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See detailReporting quality of the literature on the pharmacological and psychological treatments of the alcohol-deprivation effect
Léonard, François ULiege; Monseur, Christian ULiege; Tirelli, Ezio ULiege

Poster (2021, May 28)

Adequate reporting practices are essential to transparent and reproducible research. A lack of adequate reporting could notably reflect methodological deficiencies, a rampant problem in experimental and ... [more ▼]

Adequate reporting practices are essential to transparent and reproducible research. A lack of adequate reporting could notably reflect methodological deficiencies, a rampant problem in experimental and biological psychology. We assessed the reporting quality in the literature on pharmacological and psychological treatments of alcohol-deprivation effect (ADE), a popular behavioral animal model of alcohol relapse. A literature search on PubMed yielded 154 titles among which we extracted 68 articles meeting the inclusion criteria. We evaluated these articles according the reporting guide ARRIVE 2.0 that comprises 54 items, each of which being coded as properly reported or not. On a 55-point scale (including 0), the median reporting score was 27 [IQR: 24; 29.25]. The articles reporting scores moderately increased from 1993 to 2020, as suggested by a LOWESS regression generated from 100 000 bootstraps, the R² being 0.158 [CI95%: 0.036; 0.316]. This trend was supported by the comparison, using a two-sided Mann-Whitney U test, of the scores derived from the articles published before 2010 (first publication of ARRIVE) and those published after 2012, which resulted in a 9.61% increase with a moderate effect size r of 0.34 [CI95: 0.11; 0.55]. Our results generalize the low quality of reporting practices found in several fields of experimental and biological psychology to the field of ADE. Although we found a measurable and encouraging increase in the quality of reporting, there is still much room for improvement. [less ▲]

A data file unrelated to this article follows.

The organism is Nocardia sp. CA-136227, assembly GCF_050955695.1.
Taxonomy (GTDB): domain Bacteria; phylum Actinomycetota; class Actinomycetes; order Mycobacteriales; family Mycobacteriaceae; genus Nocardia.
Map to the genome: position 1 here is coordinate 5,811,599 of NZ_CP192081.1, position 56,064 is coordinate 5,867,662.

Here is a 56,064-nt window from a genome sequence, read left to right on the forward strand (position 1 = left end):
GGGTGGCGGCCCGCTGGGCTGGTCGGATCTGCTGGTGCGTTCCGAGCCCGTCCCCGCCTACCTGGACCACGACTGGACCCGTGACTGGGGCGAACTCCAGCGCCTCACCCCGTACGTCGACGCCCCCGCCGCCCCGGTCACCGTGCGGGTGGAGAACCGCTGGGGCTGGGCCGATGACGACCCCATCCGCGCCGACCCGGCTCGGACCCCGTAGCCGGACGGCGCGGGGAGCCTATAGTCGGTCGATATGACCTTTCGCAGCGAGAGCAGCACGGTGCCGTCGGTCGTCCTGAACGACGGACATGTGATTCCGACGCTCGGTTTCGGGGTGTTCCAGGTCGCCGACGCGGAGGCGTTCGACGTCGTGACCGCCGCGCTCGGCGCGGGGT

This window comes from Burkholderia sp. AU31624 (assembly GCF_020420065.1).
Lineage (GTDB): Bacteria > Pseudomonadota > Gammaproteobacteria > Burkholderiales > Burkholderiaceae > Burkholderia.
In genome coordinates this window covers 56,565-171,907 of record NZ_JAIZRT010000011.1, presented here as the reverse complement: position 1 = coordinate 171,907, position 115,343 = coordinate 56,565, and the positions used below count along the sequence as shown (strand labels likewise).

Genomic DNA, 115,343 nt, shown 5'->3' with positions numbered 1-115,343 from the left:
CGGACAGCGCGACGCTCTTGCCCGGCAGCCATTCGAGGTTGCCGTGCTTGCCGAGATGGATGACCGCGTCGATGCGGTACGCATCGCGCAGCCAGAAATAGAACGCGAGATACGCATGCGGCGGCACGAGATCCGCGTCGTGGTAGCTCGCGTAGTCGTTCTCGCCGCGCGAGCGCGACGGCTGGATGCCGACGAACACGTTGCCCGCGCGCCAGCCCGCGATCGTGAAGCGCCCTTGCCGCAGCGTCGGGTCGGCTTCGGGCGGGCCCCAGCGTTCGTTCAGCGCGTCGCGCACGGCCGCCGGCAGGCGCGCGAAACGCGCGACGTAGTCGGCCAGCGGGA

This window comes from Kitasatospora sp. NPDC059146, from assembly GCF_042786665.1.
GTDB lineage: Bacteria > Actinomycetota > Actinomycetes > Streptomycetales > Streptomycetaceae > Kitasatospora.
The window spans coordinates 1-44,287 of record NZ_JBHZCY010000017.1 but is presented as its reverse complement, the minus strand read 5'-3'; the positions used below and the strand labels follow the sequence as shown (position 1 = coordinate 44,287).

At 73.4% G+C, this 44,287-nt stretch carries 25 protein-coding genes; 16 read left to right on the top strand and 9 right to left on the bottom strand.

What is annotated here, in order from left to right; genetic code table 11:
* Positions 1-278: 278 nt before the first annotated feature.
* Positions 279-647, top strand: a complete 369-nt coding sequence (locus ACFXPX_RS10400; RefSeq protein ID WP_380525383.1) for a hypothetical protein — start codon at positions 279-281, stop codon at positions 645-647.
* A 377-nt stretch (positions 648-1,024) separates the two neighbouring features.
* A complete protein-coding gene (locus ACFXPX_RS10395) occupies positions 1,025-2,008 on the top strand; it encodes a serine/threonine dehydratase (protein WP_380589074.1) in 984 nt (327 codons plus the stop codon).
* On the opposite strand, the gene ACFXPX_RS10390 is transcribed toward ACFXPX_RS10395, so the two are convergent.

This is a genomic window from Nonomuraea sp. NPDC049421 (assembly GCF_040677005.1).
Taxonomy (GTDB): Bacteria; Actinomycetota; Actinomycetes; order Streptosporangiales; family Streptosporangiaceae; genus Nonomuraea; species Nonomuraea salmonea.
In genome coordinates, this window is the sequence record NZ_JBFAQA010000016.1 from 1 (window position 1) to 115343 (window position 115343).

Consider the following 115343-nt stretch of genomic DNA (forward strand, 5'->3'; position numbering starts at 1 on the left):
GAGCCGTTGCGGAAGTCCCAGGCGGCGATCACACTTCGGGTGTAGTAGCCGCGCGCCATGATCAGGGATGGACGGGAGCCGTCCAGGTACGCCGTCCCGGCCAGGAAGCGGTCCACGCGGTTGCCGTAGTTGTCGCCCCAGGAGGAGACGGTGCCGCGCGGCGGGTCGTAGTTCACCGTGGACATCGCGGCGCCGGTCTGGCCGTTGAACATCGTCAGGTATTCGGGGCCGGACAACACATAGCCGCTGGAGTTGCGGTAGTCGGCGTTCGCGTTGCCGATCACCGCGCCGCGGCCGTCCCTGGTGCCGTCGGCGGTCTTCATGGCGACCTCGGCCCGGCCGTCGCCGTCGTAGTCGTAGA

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See detailPower and True Report Probability in the Literature on Mice Nicotine Conditioned Place Preference
Léonard, François ULiege; Tirelli, Ezio ULiege

Poster (2021, May 28)

A lack of prospective power and use of effect sizes in the literature of various fields have been revealed and characterized over the years, giving rise to serious doubts on the reproducibility of many ... [more ▼]

A lack of prospective power and use of effect sizes in the literature of various fields have been revealed and characterized over the years, giving rise to serious doubts on the reproducibility of many scientific results (Button & al. 2013, Nat.Rev.Neurosci. 14:365-376; Cohen 1962, Abnorm.Psychol. 65:145-153). To our knowledge, no study has address this problem in the field of experimental psychopharmacology using animal models. The articles were identified in PubMed. The sample size, the type of statistical test, its result, degrees of freedom and pvalue were recorded. We then computed the individual and the median prospective powers for 6 possible effect sizes (Cohen’s d: 0.01, 0.2, 0.5, 0.8, 1.2, 2). The TRP was computed from the median power, type-I error rate and the plausibility (prior probability). Amongst 139 articles, only 47 met our inclusion criteria for 109 statistical tests. In this sample, 77.57% of tests were significant. The median powers for small (0.2), medium (0.5) and large (0.8) effect sizes in F test were 9.56% [IQR 7.96%-11.5%], 34.45% [IQR 24.61%-47.01%] and 70.46% [IQR 52.92%-85.91%]. None of these numbers reached the recommended minimal prospective power of 80%. A 50% hypothetical plausibility yielded TRPs of 48.9%, 77.5%, and 87.6% for small, medium and large effect sizes. For a plausibility of 10%, the TRP were 16.1%, 40.8% and 58.5%. These results generalize to a subfield of animal-model experimental psychopharmacoloy (nicotine CPP in mice) the lack of power reported in the litterature of several neurobehavioural and psychological disciplines. [less ▲]